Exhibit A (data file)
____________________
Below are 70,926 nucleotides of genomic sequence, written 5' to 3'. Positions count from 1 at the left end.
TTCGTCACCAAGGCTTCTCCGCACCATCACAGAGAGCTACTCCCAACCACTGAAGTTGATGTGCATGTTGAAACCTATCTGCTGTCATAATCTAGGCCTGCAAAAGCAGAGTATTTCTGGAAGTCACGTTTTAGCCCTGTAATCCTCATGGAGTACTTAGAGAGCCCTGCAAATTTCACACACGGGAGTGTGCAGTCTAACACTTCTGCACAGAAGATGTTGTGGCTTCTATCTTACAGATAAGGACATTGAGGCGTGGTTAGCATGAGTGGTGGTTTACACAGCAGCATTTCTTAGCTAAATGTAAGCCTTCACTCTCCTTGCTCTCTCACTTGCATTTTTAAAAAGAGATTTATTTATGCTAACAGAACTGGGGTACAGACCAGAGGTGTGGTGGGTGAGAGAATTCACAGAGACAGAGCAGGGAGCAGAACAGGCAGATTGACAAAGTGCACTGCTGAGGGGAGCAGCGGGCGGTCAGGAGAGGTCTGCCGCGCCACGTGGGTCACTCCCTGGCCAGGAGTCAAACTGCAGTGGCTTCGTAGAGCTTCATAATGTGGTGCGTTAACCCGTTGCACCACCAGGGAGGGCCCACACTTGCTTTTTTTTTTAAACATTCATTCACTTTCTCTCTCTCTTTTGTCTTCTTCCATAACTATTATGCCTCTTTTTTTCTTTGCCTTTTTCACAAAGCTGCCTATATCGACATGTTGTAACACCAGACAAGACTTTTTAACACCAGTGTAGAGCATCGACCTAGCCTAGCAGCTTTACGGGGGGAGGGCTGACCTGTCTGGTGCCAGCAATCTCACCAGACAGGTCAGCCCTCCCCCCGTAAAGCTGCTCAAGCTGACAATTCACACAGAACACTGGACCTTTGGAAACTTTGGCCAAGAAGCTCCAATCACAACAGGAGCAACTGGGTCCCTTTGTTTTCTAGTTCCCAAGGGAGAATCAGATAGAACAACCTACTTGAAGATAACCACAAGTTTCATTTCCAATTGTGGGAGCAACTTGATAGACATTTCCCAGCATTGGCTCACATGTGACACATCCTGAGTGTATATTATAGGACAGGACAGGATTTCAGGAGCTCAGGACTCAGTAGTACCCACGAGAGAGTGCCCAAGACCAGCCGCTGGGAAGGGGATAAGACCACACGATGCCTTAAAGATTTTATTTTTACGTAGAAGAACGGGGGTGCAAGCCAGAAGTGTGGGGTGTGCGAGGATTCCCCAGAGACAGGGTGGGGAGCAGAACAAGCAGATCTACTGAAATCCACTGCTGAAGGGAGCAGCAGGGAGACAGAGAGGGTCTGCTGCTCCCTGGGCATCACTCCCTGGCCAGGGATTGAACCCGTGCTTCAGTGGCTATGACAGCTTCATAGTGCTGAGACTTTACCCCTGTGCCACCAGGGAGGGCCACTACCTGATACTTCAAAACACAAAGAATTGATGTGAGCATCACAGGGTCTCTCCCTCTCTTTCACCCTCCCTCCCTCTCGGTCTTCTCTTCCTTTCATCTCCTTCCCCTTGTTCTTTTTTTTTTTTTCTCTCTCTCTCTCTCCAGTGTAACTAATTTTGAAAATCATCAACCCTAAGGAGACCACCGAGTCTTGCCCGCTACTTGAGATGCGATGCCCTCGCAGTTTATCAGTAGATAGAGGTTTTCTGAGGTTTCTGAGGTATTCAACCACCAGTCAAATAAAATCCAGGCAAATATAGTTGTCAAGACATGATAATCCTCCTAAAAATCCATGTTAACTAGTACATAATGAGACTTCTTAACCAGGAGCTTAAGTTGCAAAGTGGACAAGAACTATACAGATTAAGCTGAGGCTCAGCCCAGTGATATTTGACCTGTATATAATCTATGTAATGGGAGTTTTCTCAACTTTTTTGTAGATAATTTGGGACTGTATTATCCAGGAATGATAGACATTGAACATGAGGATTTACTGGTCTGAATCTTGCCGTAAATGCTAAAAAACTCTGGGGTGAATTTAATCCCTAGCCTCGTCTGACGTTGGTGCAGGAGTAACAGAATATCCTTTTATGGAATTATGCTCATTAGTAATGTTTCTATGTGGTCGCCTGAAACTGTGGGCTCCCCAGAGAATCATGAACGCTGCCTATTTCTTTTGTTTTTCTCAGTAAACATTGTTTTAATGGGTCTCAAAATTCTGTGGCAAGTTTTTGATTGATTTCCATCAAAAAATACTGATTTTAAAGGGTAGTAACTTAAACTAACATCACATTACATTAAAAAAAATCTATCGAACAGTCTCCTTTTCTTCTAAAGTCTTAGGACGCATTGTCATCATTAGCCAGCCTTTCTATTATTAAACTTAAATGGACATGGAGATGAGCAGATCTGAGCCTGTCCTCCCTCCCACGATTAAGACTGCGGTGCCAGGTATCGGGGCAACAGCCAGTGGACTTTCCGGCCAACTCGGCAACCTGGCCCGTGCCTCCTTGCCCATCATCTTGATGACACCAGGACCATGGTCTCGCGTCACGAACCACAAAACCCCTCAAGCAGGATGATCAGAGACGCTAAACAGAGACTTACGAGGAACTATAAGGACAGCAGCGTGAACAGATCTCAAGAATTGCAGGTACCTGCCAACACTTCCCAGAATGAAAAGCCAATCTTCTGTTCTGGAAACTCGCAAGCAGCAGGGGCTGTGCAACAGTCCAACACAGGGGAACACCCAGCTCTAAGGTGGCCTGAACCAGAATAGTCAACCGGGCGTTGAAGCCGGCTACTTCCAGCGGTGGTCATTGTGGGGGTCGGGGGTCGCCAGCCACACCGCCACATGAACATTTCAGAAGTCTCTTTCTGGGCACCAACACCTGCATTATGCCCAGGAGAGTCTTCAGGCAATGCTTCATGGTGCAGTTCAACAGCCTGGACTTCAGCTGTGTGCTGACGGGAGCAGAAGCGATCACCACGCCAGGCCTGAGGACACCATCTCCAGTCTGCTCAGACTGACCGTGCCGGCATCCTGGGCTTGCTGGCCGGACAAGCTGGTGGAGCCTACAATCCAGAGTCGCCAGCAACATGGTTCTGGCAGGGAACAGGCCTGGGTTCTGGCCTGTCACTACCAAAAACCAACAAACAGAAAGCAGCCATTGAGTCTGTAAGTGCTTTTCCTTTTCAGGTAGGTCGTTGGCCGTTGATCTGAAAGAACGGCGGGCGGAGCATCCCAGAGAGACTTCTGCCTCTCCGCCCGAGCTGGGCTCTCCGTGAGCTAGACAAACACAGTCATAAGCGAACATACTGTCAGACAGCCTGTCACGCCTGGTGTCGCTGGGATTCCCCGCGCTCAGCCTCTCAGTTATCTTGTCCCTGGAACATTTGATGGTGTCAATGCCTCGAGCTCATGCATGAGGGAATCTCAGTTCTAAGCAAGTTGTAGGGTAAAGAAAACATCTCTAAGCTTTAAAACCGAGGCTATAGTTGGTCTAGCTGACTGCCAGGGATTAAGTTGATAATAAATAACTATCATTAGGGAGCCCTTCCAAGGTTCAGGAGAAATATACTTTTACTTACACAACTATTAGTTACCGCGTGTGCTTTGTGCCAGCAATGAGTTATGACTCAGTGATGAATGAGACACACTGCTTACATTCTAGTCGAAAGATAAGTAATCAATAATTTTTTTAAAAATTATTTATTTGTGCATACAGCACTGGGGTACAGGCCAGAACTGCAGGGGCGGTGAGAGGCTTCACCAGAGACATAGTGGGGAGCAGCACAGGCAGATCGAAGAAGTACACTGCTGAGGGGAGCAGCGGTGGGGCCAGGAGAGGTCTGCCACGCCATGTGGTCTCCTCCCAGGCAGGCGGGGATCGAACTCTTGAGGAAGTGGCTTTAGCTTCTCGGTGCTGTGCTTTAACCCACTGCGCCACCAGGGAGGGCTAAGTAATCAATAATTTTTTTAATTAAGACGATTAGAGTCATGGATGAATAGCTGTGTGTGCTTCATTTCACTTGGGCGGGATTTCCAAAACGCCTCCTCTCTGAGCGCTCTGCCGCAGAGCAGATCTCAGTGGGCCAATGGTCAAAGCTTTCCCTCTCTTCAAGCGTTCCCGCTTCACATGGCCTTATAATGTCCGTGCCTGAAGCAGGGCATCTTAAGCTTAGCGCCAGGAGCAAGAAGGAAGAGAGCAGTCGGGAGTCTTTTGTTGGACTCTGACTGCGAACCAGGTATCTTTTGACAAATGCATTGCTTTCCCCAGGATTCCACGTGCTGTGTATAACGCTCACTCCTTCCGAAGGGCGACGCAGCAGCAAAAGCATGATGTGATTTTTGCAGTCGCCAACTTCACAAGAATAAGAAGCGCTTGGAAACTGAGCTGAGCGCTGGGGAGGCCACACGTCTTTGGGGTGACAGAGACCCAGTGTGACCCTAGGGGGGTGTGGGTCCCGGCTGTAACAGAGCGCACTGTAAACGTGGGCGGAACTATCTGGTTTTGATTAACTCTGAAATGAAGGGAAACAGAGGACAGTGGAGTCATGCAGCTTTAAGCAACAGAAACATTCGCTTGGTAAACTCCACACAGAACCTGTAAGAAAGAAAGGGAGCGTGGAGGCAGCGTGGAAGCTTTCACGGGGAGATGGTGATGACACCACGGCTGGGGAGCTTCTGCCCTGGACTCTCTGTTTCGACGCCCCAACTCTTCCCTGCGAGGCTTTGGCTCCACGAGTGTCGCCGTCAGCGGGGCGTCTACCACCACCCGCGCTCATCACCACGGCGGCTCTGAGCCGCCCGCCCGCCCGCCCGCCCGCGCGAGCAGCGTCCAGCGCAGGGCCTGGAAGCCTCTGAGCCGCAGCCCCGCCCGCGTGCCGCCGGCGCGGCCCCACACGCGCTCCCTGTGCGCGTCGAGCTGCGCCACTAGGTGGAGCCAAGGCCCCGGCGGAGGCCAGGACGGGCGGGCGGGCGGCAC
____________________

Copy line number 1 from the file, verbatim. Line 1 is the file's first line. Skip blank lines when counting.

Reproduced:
Below are 70,926 nucleotides of genomic sequence, written 5' to 3'. Positions count from 1 at the left end.